Jeb Bush gets tough on Cuba

 

Former Gov. Jeb Bush's call for strengthening the U.S. embargo of Cuba signals a get-tough approach to foreign policy sure to please his political base of Cuban-American conservatives.

 

William E Gibson, Washington Bureau, Sun Sentinel

 

One big question is whether Bush's pro-embargo position will alienate some voters, including thousands of Cuban-Americans who are streaming to the island and sending money to family members.

 

Former Gov. Jeb Bush's call for strengthening the U.S. embargo of Cuba signals a get-tough approach to foreign policy sure to please his political base of Cuban-American conservatives.

 

One big question is whether Bush's position will alienate other voters, including thousands of Cuban-Americans who oppose the embargo and are streaming to the island to visit family members.

 

Bush's stance, affirmed during a speech in Coral Gables on Tuesday, sets up a clear contrast to Hillary Clinton, the potential Democratic frontrunner for president. She wants to lift the embargo and normalize relations with Cuba.

 

Bush acknowledged this week that he is "thinking about running for president." If he and Clinton are nominated by their respective parties, they will compete hard for Florida, the biggest swing state and home to 70 percent of the nation's Cuban-Americans.

 

"I would argue that instead of lifting the embargo we should consider strengthening it again to put pressure on the Cuban regime," Bush told cheering supporters at a gathering of the U.S. Cuba Democracy PAC, a pro-embargo advocacy group.

 

Bush did not spell out proposals for strengthening the embargo. But he implied that he wanted to reverse travel rules made by President Barack Obama that allow Cuban-Americans to make unlimited trips to visit relatives in Cuba and send unlimited amounts of money. Obama also cleared a path for Americans to take educational and cultural tours to Cuba to establish closer people-to-people ties.

 

"Literally, hundreds of thousands of people travel to Cuba from the United States, spending billions of dollars," Bush said.

 

"Would lifting the embargo change the fact that the government receives almost all of the money that comes from these well-intended people that travel to the island?"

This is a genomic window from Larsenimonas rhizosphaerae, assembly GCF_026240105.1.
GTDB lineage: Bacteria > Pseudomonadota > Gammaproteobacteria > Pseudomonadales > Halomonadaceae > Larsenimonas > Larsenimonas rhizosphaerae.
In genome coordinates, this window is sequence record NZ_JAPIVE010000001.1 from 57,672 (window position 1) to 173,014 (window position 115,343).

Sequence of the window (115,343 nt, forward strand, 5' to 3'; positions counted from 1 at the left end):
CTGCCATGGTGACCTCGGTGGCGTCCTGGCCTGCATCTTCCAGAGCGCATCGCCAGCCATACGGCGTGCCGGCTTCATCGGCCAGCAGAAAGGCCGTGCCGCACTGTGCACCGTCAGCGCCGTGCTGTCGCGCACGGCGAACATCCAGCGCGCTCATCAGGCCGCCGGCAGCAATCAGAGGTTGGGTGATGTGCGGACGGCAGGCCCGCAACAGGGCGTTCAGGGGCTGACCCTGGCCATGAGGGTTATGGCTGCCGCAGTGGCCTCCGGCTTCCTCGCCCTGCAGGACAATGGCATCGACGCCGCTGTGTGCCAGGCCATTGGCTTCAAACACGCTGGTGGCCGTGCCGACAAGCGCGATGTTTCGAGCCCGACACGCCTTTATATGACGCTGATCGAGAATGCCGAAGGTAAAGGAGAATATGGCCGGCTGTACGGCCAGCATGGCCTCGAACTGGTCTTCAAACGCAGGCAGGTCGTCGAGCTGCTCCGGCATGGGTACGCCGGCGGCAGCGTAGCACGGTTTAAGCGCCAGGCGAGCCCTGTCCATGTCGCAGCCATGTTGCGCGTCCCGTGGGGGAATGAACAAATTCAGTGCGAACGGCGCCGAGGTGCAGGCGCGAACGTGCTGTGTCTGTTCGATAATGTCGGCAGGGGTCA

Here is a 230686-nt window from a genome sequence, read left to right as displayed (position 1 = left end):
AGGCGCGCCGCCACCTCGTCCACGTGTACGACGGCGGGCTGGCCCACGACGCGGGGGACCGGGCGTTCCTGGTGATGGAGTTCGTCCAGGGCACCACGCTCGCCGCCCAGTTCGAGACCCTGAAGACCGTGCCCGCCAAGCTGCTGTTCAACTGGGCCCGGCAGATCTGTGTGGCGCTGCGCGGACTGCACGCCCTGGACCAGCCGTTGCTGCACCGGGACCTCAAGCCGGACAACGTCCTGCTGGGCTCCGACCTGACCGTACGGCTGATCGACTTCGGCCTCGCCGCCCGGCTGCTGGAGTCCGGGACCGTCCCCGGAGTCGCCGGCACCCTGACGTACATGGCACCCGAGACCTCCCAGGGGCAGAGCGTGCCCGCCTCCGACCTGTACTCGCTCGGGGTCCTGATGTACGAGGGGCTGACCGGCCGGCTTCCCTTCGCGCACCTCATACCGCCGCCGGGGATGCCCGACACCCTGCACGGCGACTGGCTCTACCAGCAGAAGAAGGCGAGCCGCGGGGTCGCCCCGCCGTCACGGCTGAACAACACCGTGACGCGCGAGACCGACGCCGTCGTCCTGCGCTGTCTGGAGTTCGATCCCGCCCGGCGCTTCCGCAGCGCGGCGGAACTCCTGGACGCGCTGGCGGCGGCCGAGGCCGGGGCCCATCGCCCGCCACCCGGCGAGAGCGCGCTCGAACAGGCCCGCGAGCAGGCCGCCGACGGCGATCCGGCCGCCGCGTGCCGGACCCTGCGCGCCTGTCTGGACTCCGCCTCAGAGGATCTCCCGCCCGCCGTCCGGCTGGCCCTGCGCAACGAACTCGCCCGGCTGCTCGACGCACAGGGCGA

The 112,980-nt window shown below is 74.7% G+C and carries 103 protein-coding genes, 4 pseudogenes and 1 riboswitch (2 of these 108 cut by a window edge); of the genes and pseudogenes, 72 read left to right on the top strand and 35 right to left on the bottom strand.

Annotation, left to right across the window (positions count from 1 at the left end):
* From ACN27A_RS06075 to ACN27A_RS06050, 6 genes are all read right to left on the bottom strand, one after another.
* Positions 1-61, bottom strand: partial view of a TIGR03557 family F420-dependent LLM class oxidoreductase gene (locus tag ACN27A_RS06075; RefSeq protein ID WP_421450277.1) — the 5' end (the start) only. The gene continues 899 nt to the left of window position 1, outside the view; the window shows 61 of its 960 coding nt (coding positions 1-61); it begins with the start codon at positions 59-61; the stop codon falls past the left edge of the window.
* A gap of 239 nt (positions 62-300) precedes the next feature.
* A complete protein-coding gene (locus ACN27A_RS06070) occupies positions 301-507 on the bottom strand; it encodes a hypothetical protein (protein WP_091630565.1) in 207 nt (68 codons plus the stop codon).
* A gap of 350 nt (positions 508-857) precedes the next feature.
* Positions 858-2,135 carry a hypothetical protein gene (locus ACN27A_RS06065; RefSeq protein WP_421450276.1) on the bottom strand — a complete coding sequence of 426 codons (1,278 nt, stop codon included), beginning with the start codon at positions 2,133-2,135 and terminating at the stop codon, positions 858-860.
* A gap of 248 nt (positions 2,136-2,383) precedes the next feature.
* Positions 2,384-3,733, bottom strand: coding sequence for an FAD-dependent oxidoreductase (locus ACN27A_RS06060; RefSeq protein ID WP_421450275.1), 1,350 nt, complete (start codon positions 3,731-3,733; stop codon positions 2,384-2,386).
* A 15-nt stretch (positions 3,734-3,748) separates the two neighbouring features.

Bush also implicitly criticized "a lot of Republicans who were saying, `We need to lift the embargo so that we can sell things to Cuba,' as though Cuba would pay it back."

 

Bush, long an embargo proponent, remains tied to Florida's Cuban exile community, a bond forged by business and political alliances after he moved to Miami in the early 1980s. That includes close relationships with U.S. Reps. Ileana Ros-Lehtinen and Mario Diaz-Balart, Miami Republicans and stalwart defenders of the embargo.

 

"His (Bush's) political base has always been the most conservative wing of the Cuban-American community," said William LeoGrande, a Cuba policy expert and government professor at American University in Washington.

 

But the Cuban-American vote and once-solid support for the embargo have fragmented in recent years.

 

Only 47 percent of Cuban-American voters nationwide identify with or lean toward the Republican Party — down from 64 percent a decade ago, according to a survey last year by the Pew Research Center, a Washington think tank. The share of Cuban-Americans who identify with or lean toward the Democratic Party doubled from 22 percent to 44 percent.

 

Cuban-Americans in the Miami area are evenly split on the embargo, and 69 percent want to lift travel restrictions, according to a survey in June by Florida International University.

 

Clinton was a hardliner on Cuba policy during her 2008 presidential campaign but gradually shifted into an embargo opponent during her time as secretary of state.

 

"I think we should advocate for the end of the embargo," Clinton said last June at an event sponsored by the Council on Foreign Relations. "We should advocate for normalizing relations and see what they (Cuban officials) do."

 

She saw that Obama did not suffer a political backlash in Florida -and may have gained support- by taking a more moderate position and easing travel rules.

 

"Barack Obama in 2008 said explicitly that the policy of hostility of 50 years had failed and it was time to try something new," LeoGrande said. "And then in 2012, still with a moderate policy toward Cuba, he got about half the Cuban-American vote. So I think Hillary Clinton has noticed that and is now pursuing a strategy on Cuba that is a lot closer to Barack Obama's."

 

By contrast, Bush this week called for a tougher policy on Cuba and for bolder American leadership elsewhere in the world.

 

"The U.S. should only have a new relationship with Cuba when there is progress on basic human rights for the Cuban people, including the release of political prisoners, fair and free elections, respect for the rule of law, the cessation of destabilizing countries in the region and the embrace of a free-market economy," Bush said. "Then and only then should (the embargo) be lifted."

 

 

Cubanálisis - El Think-Tank

IN ENGLISH LANGUAGE

FOR PEOPLE WHO READ IN ENGLISH: ORIGINAL DOCUMENTS IN ENGLISH  OR TRANSLATED. PUBLICATION DOES NOT MEAN WE ENDORSE OR REJECT CONCLUSIONS OR STATEMENTS OF AUTHORS